While many site providers have been intrigued by the idea of adding social networking capabilities, for the most part efforts in this area have been unsuccessful. This is mainly due to the fact that the last thing most people want to do is join yet another social network, especially one that is tied to a specific Web site.
But this week may see a big change in the ability of Web sites to add social networking capabilities. Both Google and Facebook released services that make it possible for Web sites to easily add social networking features that don’t require visitors to join a brand-new social network.
For the last couple of days I’ve had the chance to test out the beta of Google Friend Connect. Google Friend Connect lets any Web site operator easily add functionality to a site that lets visitors join the site, see other users of the site, and participate in social networking activities such as commenting on and rating content.
From a strict feature standpoint, there isn’t much in Google Friend Connect that seems all that new. In fact, Yahoo’s MyBlogLog service has been providing similar capabilities for some time now.
However, what makes the Google Friend Connect service stand out is its extreme openness and its potential for near-unlimited extensibility. That’s because, rather than using proprietary technology, Google Friend Connect heavily leverages open technologies such as OpenID, OpenSocial and OAuth.
Getting up and running with Google Friend Connect was fairly quick and painless. I simply entered the site information on the Google Friend Connect site, downloaded two files that I then uploaded to my site’s root directory and chose the gadgets that I wanted to add to my site. For the gadgets, Google Friend Connect generated code that I then needed to add to my Web site templates and pages.
Probably the core gadget for Google Friend Connect is the Members gadget. This gadget displays visitors who have joined the site and makes it possible for visitors to sign in, join the site and utilize other social networking gadgets (the Members gadget for this site can be found on this page at the bottom of the right navigation bar, just below the similar gadget for Yahoo’s MyBlogLog).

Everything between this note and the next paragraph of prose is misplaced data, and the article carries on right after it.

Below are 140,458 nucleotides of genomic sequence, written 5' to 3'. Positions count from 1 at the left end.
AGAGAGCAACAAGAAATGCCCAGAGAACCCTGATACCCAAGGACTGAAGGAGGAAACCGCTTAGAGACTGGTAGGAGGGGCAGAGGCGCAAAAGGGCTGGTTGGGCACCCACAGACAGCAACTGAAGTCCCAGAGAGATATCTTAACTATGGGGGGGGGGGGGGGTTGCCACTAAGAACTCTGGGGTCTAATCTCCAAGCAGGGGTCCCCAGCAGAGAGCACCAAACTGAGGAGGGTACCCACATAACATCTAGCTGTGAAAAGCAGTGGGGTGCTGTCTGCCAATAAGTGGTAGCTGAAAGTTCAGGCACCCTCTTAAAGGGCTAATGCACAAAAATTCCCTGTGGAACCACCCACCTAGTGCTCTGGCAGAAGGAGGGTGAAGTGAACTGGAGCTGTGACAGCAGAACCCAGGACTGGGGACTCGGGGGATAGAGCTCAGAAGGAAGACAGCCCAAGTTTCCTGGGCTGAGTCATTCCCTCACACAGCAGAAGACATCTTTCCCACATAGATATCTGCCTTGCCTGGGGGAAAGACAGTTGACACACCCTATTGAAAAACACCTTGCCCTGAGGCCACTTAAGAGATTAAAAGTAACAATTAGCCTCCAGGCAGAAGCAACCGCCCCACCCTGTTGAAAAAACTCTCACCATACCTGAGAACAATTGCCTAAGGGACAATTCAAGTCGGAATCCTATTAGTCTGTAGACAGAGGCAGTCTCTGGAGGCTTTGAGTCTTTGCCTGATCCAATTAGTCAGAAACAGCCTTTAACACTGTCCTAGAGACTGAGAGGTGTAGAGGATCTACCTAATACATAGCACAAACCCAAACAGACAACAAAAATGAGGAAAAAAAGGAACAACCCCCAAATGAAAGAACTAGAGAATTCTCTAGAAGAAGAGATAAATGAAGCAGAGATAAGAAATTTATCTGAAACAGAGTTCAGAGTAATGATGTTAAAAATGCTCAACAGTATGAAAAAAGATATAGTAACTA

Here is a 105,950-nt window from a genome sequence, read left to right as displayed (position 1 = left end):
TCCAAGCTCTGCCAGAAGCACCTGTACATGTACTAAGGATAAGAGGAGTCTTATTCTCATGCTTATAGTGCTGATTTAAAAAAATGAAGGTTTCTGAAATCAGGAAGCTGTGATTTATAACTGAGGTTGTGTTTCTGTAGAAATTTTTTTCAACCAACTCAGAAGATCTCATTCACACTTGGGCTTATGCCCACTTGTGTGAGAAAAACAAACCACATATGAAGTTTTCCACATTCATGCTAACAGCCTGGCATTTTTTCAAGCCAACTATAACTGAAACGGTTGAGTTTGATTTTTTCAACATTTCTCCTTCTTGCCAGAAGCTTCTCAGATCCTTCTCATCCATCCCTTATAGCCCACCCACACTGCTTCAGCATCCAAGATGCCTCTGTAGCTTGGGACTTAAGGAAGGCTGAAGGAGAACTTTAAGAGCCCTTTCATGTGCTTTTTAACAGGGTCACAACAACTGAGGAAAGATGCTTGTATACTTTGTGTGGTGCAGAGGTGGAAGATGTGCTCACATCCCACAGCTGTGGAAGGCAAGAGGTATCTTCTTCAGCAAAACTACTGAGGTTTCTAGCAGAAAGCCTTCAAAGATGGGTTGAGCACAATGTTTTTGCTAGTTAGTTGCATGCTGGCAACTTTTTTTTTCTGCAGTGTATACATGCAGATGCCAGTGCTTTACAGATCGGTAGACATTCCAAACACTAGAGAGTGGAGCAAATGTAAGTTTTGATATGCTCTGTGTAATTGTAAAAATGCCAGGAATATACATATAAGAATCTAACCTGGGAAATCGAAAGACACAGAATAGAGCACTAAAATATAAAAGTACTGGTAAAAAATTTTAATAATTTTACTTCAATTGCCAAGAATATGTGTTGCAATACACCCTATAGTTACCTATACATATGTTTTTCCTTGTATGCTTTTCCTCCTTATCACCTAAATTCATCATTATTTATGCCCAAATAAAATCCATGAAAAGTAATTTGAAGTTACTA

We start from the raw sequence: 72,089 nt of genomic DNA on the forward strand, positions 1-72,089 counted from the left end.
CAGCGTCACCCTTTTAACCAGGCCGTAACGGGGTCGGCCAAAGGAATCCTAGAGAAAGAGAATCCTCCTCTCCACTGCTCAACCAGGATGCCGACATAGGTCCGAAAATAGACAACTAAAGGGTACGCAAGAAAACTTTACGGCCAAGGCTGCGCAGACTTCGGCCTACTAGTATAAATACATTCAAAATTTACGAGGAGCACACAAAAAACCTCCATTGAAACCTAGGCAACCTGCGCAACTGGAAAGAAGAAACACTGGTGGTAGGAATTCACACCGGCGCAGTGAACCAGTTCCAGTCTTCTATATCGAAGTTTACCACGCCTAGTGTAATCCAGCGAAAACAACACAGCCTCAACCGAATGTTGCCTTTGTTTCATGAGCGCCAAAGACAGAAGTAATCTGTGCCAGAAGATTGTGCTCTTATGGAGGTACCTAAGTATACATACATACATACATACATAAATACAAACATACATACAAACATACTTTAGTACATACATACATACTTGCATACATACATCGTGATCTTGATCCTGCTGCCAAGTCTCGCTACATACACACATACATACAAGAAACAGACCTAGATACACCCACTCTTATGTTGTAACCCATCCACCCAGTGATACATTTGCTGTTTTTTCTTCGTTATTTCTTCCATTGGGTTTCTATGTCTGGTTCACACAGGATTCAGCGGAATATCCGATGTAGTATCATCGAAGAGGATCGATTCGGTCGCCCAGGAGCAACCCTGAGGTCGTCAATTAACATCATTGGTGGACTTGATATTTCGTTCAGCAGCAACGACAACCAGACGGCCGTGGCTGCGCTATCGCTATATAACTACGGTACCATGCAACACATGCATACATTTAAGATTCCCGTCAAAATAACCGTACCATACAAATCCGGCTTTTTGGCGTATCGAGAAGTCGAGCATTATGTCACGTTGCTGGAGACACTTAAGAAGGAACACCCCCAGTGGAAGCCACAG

When a user clicks on the gadget to sign in, he or she is given several options: a Google ID, a Yahoo ID, an AOL AIM ID or an OpenID account. This is many more options than are typically offered by other social networking tools.
Other social networking gadgets provided by Google include a Wall gadget that lets visitors comment on and link to a site, a ratings gadget (one of which I’ve added to the bottom of this review), and a couple of demonstration gadgets. There is also a code snippet provided to aid developers in creating their own custom gadgets.
There are some basic administration options provided for site owners, including a very simple reporting option to see statistics on members of the site. I could also change some of the basic settings for my site, though these options weren’t as varied as those provided by Yahoo’s MyBlogLog.
Still, for a beta, Google Friend Connect looks pretty good and it is instantly a very attractive option for site proprietors who want to add social networking capabilities but don’t want to build their own and don’t want to lock visitors into one proprietary option.
For more information on Google Friend Connect go to www.google.com/friendconnect/. And check back in a week or so for my look at the recently released Facebook Connect.